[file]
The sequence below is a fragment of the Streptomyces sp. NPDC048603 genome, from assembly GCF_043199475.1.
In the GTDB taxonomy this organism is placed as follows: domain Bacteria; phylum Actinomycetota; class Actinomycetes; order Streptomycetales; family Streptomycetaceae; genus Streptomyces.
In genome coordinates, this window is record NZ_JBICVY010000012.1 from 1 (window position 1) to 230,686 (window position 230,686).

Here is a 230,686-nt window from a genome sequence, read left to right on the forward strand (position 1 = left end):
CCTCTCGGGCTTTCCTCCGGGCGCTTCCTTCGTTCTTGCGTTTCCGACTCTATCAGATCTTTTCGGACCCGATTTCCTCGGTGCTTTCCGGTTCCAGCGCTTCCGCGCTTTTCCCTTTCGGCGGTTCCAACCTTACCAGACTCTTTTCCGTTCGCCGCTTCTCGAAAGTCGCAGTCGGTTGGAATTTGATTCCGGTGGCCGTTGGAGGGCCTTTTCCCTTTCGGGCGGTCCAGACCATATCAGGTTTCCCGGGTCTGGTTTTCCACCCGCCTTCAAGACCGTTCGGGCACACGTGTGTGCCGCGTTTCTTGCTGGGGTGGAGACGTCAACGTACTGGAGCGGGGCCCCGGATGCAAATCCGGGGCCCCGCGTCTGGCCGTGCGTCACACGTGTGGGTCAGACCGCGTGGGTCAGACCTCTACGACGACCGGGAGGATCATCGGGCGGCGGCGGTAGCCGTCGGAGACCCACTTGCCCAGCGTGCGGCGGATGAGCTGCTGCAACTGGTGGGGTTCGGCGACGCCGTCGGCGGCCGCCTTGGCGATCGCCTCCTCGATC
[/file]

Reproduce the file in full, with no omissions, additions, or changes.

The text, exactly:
The sequence below is a fragment of the Streptomyces sp. NPDC048603 genome, from assembly GCF_043199475.1.
In the GTDB taxonomy this organism is placed as follows: domain Bacteria; phylum Actinomycetota; class Actinomycetes; order Streptomycetales; family Streptomycetaceae; genus Streptomyces.
In genome coordinates, this window is record NZ_JBICVY010000012.1 from 1 (window position 1) to 230,686 (window position 230,686).

Here is a 230,686-nt window from a genome sequence, read left to right on the forward strand (position 1 = left end):
CCTCTCGGGCTTTCCTCCGGGCGCTTCCTTCGTTCTTGCGTTTCCGACTCTATCAGATCTTTTCGGACCCGATTTCCTCGGTGCTTTCCGGTTCCAGCGCTTCCGCGCTTTTCCCTTTCGGCGGTTCCAACCTTACCAGACTCTTTTCCGTTCGCCGCTTCTCGAAAGTCGCAGTCGGTTGGAATTTGATTCCGGTGGCCGTTGGAGGGCCTTTTCCCTTTCGGGCGGTCCAGACCATATCAGGTTTCCCGGGTCTGGTTTTCCACCCGCCTTCAAGACCGTTCGGGCACACGTGTGTGCCGCGTTTCTTGCTGGGGTGGAGACGTCAACGTACTGGAGCGGGGCCCCGGATGCAAATCCGGGGCCCCGCGTCTGGCCGTGCGTCACACGTGTGGGTCAGACCGCGTGGGTCAGACCTCTACGACGACCGGGAGGATCATCGGGCGGCGGCGGTAGCCGTCGGAGACCCACTTGCCCAGCGTGCGGCGGATGAGCTGCTGCAACTGGTGGGGTTCGGCGACGCCGTCGGCGGCCGCCTTGGCGATCGCCTCCTCGATC